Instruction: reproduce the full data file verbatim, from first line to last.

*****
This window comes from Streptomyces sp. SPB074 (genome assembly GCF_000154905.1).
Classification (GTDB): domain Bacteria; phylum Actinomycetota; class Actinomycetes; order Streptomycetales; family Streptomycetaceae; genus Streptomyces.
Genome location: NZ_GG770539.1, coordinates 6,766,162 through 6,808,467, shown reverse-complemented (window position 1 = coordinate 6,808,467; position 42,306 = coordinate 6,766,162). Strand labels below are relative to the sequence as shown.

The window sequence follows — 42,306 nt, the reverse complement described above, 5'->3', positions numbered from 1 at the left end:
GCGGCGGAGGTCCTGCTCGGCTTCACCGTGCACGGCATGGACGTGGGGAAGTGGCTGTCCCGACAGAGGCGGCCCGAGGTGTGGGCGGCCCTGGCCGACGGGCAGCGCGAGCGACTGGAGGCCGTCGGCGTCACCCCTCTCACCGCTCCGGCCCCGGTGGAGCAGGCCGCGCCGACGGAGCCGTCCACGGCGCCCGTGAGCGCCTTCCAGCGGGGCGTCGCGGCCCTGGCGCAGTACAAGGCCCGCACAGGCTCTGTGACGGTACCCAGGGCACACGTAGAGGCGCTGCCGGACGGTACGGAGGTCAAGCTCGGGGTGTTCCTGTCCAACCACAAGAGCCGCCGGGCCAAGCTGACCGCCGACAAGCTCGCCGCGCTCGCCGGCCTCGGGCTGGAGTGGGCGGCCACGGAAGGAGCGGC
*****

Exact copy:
This window comes from Streptomyces sp. SPB074 (genome assembly GCF_000154905.1).
Classification (GTDB): domain Bacteria; phylum Actinomycetota; class Actinomycetes; order Streptomycetales; family Streptomycetaceae; genus Streptomyces.
Genome location: NZ_GG770539.1, coordinates 6,766,162 through 6,808,467, shown reverse-complemented (window position 1 = coordinate 6,808,467; position 42,306 = coordinate 6,766,162). Strand labels below are relative to the sequence as shown.

The window sequence follows — 42,306 nt, the reverse complement described above, 5'->3', positions numbered from 1 at the left end:
GCGGCGGAGGTCCTGCTCGGCTTCACCGTGCACGGCATGGACGTGGGGAAGTGGCTGTCCCGACAGAGGCGGCCCGAGGTGTGGGCGGCCCTGGCCGACGGGCAGCGCGAGCGACTGGAGGCCGTCGGCGTCACCCCTCTCACCGCTCCGGCCCCGGTGGAGCAGGCCGCGCCGACGGAGCCGTCCACGGCGCCCGTGAGCGCCTTCCAGCGGGGCGTCGCGGCCCTGGCGCAGTACAAGGCCCGCACAGGCTCTGTGACGGTACCCAGGGCACACGTAGAGGCGCTGCCGGACGGTACGGAGGTCAAGCTCGGGGTGTTCCTGTCCAACCACAAGAGCCGCCGGGCCAAGCTGACCGCCGACAAGCTCGCCGCGCTCGCCGGCCTCGGGCTGGAGTGGGCGGCCACGGAAGGAGCGGC